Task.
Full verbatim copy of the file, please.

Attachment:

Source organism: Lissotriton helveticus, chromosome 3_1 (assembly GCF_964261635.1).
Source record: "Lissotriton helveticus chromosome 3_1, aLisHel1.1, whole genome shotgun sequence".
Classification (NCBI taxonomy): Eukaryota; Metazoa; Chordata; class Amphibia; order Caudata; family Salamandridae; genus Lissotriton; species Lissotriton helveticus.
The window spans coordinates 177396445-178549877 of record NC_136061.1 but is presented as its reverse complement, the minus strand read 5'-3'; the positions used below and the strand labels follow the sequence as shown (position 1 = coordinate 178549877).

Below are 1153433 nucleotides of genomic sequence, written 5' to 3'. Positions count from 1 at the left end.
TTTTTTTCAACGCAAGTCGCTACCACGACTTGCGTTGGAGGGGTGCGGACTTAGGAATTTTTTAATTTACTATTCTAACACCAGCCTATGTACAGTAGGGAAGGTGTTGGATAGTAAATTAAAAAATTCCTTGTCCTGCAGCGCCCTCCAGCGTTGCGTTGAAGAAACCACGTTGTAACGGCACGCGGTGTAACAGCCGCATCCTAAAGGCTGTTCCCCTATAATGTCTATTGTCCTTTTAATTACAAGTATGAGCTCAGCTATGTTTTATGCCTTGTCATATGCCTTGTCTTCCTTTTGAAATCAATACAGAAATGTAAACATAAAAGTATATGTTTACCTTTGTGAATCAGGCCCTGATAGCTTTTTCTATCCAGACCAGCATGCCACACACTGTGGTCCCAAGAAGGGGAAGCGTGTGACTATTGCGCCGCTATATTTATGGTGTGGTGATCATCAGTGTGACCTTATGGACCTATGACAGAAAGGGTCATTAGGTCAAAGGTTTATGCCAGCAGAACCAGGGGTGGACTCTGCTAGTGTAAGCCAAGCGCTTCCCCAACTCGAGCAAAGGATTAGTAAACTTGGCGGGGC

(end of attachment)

Source organism: Lissotriton helveticus, chromosome 3_1 (assembly GCF_964261635.1).
Source record: "Lissotriton helveticus chromosome 3_1, aLisHel1.1, whole genome shotgun sequence".
Classification (NCBI taxonomy): Eukaryota; Metazoa; Chordata; class Amphibia; order Caudata; family Salamandridae; genus Lissotriton; species Lissotriton helveticus.
The window spans coordinates 177396445-178549877 of record NC_136061.1 but is presented as its reverse complement, the minus strand read 5'-3'; the positions used below and the strand labels follow the sequence as shown (position 1 = coordinate 178549877).

Below are 1153433 nucleotides of genomic sequence, written 5' to 3'. Positions count from 1 at the left end.
TTTTTTTCAACGCAAGTCGCTACCACGACTTGCGTTGGAGGGGTGCGGACTTAGGAATTTTTTAATTTACTATTCTAACACCAGCCTATGTACAGTAGGGAAGGTGTTGGATAGTAAATTAAAAAATTCCTTGTCCTGCAGCGCCCTCCAGCGTTGCGTTGAAGAAACCACGTTGTAACGGCACGCGGTGTAACAGCCGCATCCTAAAGGCTGTTCCCCTATAATGTCTATTGTCCTTTTAATTACAAGTATGAGCTCAGCTATGTTTTATGCCTTGTCATATGCCTTGTCTTCCTTTTGAAATCAATACAGAAATGTAAACATAAAAGTATATGTTTACCTTTGTGAATCAGGCCCTGATAGCTTTTTCTATCCAGACCAGCATGCCACACACTGTGGTCCCAAGAAGGGGAAGCGTGTGACTATTGCGCCGCTATATTTATGGTGTGGTGATCATCAGTGTGACCTTATGGACCTATGACAGAAAGGGTCATTAGGTCAAAGGTTTATGCCAGCAGAACCAGGGGTGGACTCTGCTAGTGTAAGCCAAGCGCTTCCCCAACTCGAGCAAAGGATTAGTAAACTTGGCGGGGC